The German automation company Festo has a history of making robotic versions of wildlife. He had previously built a kangaroo, an elephant trunk and ants, and now a rolling and rolling robot spider has emerged, as well as a robotic flying fox, as IEEE Spectrum saw it.
If the idea of a rolling spider seems terrible, let me consolidate your fears and make sure that this robot is based on the real flic-flac spider, which lives in the Sahara and escapes the predators with cartwheels and cartwheels. Bionics teacher Ingo Rechenberg, who discovered the flic-flac spider, participated in the design of the Festo version. It has eight legs that are controlled by 15 engines inside the joints of the knee and body. When he rolls, he somersaults with his entire body, sticking six of the legs and using the remaining two to push the ground with each rotation. Thanks to an integrated inertial sensor, the robot knows its position and when to push while rolling.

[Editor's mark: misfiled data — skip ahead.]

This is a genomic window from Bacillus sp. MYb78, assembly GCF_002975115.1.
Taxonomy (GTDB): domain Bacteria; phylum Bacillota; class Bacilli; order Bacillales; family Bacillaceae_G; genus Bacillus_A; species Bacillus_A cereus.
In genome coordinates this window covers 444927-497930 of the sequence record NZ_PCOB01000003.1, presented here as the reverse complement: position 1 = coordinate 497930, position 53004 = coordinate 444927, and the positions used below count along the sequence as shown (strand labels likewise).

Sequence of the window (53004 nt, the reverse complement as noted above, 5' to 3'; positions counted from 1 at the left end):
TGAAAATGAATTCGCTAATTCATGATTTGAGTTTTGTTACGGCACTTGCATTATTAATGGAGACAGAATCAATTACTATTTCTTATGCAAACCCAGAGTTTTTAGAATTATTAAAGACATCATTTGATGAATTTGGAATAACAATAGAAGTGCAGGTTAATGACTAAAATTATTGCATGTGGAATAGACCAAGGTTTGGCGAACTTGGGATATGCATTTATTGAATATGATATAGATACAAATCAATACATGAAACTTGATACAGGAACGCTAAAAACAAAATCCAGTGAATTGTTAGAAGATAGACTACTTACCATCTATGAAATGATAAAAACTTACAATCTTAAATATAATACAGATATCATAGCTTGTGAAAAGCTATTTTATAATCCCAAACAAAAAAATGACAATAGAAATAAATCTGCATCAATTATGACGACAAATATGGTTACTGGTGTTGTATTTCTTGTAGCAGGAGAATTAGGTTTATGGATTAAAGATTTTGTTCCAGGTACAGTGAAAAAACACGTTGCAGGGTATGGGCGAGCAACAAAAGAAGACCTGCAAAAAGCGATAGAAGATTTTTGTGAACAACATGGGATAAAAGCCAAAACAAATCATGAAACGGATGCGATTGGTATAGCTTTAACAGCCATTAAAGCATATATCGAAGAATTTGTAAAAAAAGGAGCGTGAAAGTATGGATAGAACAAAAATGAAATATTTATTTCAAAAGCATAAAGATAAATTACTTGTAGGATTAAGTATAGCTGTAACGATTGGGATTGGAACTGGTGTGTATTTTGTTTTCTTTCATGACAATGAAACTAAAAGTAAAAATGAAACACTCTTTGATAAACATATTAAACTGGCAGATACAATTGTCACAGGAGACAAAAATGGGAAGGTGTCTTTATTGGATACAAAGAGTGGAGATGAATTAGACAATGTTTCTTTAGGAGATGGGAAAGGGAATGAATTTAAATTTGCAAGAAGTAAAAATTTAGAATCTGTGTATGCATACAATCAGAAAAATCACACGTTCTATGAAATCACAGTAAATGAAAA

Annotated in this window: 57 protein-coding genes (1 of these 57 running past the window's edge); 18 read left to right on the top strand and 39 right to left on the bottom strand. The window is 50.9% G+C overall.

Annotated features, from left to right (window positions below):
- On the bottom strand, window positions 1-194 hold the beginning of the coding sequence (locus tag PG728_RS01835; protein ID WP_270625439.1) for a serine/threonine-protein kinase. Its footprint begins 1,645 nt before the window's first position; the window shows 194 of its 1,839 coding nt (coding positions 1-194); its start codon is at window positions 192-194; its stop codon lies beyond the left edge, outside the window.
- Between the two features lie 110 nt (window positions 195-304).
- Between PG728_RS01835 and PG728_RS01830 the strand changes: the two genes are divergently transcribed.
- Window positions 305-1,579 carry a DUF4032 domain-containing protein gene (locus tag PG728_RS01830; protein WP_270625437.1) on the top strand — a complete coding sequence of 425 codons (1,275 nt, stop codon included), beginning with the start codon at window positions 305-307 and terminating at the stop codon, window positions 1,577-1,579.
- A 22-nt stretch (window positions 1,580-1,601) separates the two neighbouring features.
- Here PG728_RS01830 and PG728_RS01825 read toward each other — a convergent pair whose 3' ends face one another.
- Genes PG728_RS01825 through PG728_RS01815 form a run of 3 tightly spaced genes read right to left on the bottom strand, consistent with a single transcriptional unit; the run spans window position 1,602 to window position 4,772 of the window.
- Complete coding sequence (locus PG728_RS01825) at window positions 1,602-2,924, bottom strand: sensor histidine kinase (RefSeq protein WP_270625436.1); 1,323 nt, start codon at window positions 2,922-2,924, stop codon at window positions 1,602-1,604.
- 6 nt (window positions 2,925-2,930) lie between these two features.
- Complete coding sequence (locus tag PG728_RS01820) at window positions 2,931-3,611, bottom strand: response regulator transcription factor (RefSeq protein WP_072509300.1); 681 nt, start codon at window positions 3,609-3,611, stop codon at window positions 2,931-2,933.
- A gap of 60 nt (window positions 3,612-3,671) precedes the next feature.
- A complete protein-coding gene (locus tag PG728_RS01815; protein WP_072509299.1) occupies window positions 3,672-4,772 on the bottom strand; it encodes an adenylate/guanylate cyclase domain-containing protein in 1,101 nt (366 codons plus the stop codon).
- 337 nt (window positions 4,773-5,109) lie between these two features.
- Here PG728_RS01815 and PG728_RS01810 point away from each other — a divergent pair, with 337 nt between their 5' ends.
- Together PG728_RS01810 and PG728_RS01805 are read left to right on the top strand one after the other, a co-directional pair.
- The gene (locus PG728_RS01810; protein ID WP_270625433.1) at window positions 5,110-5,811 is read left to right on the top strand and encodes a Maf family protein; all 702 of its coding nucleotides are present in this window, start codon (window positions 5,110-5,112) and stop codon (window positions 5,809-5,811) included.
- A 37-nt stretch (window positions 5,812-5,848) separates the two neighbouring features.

Festo has also created a bionic flying fox, something that required a bit of thought when creating the wings. "The flying membrane of the model is thin as a wafer and ultralight while robust," says Festo. "It consists of two watertight films and a woven elastane fabric, which are welded together at approximately 45,000 stitches, due to its elasticity, it remains almost without increase, even when the wings are retracted." The honeycomb structure of the fabric prevents that the small cracks in the flying membrane enlarge, which means that BionicFlyingFox can continue flying even if the fabric suffers minor damage. " The flying fox can move semi-autonomously in a defined space communicating with a movement tracking system that constantly records its position.
Like Boston Dynamics' SpotMini, these types of robots exist not only to terrify and delight, but also to test complex navigation situations, whether by opening a door, crossing rocky terrains or learning efficient flight routes. That said, I never want to think of a spider doing acrobatics towards me ever again.